Try Safe Medications There is a drug prescribed for people with diabetes that can be extremely helpful for those who have difficulty losing weight: metformin. This powerful, safe, cheap prescription drug has a very long history of use is the one drug that lowers insulin resistance in a way that has no destructive side effects. If you are highly insulin resistant, it may help you get your weight loss back on track. It is an appropriate prescription for anyone who has been diagnosed with prediabetes or PCOS.
Get your Thyroid Checked Out A failing thyroid can make it impossible to lose weight. Get your doctor to check out your thyroid and make sure that isn't your problem. In addition, it turns out that some people respond to very low carb diets in a way that alters thyroid hormones so that they don't test abnormal on lab tests but do affect your energy levels.If you suspect this is the case, the only way to address it may be to raise your carb intake to over 105 grams a day. There's some evidence that eating at this level will, over time, cause the thyroid hormones affected by ketogenic dieting to rise back to normal levels. If you do raise your carbs, keep them under 110 grams a day and go a bit easier on the fat. As your carb intake rises out of the ketogenic intake level, fat becomes far less benign and eventually can become unhealthy.
Face and Heal the Self-Destructive Psychological Attitudes that Have Become Associated with Eating A lot of people talk about "addictive eating" when in fact, what they are being driven by the intense and unrelenting hunger caused by insulin resistance. I don't consider that to be a true addictive behavior, because most people who are tormented by physiologically-caused intense hunger will stop eating "addictively" the moment their hunger is eliminated. What I'm talking about here is a compulsive need to eat that is not connected with a physical feeling of hunger. Food is so entwined with other issues--love, boredom, habit, ways of giving, and ways of being creative like cooking, that issues stemming from these parts of life can derail a low carb diet--or any other diet--and make it not work. There is no easy cure for this problem and anyone who tells you there is, is probably trying to sell you something. Admitting that it is a problem, without hating or blaming yourself, is a good place to start.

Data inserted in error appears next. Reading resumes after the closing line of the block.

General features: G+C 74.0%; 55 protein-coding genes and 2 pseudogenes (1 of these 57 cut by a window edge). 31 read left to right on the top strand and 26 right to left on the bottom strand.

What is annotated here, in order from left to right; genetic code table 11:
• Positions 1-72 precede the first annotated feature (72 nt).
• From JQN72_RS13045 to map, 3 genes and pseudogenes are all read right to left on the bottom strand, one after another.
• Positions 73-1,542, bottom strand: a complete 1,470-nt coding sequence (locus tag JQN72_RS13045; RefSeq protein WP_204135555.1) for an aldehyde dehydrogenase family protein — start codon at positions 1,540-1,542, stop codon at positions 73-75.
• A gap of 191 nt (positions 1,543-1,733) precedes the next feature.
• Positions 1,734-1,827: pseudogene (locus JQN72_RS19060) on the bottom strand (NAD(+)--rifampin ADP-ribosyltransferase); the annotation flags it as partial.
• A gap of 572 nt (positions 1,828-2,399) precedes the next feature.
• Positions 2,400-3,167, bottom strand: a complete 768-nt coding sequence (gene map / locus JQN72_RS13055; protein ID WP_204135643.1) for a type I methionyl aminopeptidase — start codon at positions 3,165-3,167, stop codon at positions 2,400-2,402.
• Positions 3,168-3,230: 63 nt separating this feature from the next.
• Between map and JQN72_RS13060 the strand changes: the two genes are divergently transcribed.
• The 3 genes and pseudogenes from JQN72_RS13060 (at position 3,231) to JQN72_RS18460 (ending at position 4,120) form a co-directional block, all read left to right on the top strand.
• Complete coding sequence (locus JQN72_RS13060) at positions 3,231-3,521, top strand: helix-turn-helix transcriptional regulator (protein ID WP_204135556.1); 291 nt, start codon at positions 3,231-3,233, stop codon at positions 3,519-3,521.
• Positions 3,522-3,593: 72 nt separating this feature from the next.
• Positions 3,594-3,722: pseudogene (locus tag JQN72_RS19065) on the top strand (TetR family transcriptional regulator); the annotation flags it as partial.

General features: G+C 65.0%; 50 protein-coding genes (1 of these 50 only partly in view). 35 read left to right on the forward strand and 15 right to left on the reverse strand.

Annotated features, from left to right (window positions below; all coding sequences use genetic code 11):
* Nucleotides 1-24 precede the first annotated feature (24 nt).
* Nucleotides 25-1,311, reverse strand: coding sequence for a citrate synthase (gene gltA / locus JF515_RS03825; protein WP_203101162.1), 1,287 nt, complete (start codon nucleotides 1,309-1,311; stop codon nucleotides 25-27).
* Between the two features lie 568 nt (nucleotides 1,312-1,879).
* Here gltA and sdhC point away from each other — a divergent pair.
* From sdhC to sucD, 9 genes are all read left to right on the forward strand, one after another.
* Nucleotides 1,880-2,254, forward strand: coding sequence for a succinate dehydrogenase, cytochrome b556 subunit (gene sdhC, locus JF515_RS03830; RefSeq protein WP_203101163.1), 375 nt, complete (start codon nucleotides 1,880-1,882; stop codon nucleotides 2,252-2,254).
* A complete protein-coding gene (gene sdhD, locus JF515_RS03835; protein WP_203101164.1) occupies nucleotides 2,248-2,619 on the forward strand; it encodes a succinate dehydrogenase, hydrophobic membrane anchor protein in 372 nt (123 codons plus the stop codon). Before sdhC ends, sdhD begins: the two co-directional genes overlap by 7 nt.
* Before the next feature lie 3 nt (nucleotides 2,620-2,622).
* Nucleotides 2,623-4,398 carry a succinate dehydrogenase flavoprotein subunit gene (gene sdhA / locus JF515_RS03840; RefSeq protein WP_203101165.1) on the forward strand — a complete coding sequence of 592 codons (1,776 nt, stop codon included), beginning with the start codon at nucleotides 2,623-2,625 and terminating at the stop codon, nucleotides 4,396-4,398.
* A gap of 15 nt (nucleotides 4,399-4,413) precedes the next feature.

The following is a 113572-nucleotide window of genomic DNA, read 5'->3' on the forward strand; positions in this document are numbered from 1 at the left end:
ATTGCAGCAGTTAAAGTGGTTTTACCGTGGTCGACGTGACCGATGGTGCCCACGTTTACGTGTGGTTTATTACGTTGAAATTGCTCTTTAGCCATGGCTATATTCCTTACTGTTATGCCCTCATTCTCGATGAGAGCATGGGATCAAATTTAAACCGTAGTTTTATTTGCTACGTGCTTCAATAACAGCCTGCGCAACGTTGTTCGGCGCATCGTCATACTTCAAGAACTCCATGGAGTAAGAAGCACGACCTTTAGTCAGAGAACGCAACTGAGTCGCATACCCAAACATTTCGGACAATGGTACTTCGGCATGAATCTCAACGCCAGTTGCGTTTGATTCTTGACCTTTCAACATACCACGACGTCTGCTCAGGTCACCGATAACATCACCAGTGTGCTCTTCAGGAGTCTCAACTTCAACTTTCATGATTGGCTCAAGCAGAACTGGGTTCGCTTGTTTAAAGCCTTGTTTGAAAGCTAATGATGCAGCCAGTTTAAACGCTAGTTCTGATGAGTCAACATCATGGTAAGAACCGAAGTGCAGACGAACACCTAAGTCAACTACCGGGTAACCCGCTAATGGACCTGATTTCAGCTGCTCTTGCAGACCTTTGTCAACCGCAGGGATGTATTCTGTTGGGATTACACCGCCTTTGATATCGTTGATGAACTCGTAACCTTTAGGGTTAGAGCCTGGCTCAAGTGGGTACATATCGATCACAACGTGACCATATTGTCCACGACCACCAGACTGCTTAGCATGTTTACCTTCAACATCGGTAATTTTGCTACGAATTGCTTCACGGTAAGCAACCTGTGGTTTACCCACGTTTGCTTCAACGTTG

Get Help with Emotional Issues Some people can work through these issues with the help of a therapist. If you take this route, don't just go to anyone with a therapy license. You really will need someone with a track record of success in helping people with this kind of problem. If you can get a referral from someone who has beaten a similar problem, you're more likely to succeed. You might ask your doctor if he or she knows of someone with this kind of expertise. Other people may find a 12 step problem like Overeaters Anonymous helpful. The emphasis in this group is not on any specific diet, but on dealing with the addictive behaviors that undermine all diets. If the issue of controlling your eating has become entangled with negative self-talk and self-hatred, hypnosis, with the aim of implanting positive, supportive, loving messages in your consciousness may also be a useful approach.